Consumers are becoming increasingly savvy with their fashion choices, nowadays ensuring a sustainable and traceable supply chain is a key concern. Likewise the choice of materials used has garnered attention in recent years. The 1980s’ obsession with manmade fabrics – remember the joy of shellsuits and Lycra aerobics leotards – three decades later looks crass, and the advantages of natural fabrics have been rediscovered.
Organic fabrics are a recent trend and help ensure the land on which the fibres are originally grown are preserved in as natural a state as possible, encouraging wildlife such as bees to flourish. The decreasing amount of diversity in agricultural fields is of considerable concern, and the implementation of organic chains of production helps protect indigenous insects.
When dressing skin as delicate as a baby’s it’s definitely worth sourcing natural fibres wherever possible to allow the skin to breathe. Nightwear should be cool cotton to allow self-regulation of body temperature – fleece can cause overheating and should be avoided. Linen is another breathable fabric that produces soft but breathable clothing; warm in winter and cool in summer it’s extremely versatile.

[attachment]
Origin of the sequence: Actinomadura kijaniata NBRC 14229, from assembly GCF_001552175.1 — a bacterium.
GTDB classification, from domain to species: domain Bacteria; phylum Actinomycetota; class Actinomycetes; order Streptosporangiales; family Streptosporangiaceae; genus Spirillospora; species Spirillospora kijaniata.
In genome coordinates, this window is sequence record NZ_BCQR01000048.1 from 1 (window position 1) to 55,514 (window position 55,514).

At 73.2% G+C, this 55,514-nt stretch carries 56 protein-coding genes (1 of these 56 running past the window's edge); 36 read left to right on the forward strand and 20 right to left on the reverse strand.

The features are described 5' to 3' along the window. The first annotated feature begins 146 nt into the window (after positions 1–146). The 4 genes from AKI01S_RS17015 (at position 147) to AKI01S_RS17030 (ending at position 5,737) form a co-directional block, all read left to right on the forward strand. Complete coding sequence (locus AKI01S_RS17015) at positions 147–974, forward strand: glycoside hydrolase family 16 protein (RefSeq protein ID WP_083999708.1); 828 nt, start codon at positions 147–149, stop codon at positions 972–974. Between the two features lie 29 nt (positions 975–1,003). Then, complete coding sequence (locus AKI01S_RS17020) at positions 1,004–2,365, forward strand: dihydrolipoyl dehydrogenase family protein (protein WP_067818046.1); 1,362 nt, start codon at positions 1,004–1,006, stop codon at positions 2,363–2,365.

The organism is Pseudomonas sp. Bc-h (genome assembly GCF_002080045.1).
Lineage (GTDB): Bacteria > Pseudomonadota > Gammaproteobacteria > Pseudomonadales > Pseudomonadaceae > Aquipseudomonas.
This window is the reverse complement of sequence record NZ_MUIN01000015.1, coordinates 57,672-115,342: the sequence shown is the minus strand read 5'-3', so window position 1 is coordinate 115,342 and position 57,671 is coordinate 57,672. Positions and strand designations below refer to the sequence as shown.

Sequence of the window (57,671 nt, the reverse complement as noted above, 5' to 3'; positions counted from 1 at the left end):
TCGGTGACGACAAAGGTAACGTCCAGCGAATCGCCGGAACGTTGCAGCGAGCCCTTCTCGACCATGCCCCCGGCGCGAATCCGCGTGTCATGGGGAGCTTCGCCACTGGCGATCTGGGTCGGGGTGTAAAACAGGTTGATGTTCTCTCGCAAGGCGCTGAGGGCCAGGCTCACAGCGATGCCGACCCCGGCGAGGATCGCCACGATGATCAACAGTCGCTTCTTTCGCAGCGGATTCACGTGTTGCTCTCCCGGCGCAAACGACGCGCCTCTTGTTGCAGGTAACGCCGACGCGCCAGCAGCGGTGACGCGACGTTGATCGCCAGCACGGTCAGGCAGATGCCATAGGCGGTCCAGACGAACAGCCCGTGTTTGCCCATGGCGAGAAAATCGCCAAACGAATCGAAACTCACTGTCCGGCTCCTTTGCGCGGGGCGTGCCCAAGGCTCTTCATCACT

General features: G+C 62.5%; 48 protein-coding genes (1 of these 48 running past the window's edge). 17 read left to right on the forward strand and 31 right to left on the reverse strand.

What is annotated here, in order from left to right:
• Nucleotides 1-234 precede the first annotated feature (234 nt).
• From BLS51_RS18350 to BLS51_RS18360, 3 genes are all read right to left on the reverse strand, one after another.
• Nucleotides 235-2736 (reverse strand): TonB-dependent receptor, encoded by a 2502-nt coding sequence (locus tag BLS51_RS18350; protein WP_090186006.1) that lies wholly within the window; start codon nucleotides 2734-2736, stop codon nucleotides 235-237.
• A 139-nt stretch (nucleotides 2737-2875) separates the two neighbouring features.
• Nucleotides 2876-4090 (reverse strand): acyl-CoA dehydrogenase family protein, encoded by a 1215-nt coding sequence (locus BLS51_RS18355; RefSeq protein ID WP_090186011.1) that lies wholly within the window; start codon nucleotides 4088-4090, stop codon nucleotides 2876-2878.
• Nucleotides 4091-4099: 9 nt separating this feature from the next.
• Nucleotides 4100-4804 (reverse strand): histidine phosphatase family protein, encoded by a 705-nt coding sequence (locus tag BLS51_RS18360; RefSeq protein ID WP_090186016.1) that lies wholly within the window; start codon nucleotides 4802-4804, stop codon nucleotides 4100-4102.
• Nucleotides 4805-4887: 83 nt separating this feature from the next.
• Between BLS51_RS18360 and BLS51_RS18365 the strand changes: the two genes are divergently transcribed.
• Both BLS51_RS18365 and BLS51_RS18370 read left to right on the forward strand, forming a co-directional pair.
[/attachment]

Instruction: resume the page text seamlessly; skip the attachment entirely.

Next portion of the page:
Keeping warm is just as important as keeping cool for little ones. Natural wool is a fantastic material for children. Naturally water resistant and highly insulating, wool can be used for little accessories (scarves, gloves, baby hats etc.) right up to the essential winter coat. And it’s not just sheep’s wool that can be used, alpaca wool is naturally hypoallergenic as it does not contain lanolin, making it a great choice for children with sensitive skin, such as eczema sufferers.
Shoes should be leather wherever possible as they will stretch and grow with the child’s feet, preventing damage to delicate little joints. Sheepskin boots are another brilliant choice for keeping tiny toes warm. Given the recent trend for sheepskin boots for grownups, it’s tempting to go for matching ‘mini me’ pairs: one for mum one for baby.
There are however some occasions when only manmade materials will do (wellies for example) but by ensuring the bulk of baby’s wardrobe comprises natural fabrics, baby’s skin will be able to breath and they’ll be able to regulate their body temperature better. And as with most things these days it’s best to buy local where the option exists. This supports local businesses and, with organic materials, local wildlife too – something you can explain to baby as they grow and start to learn about the natural world.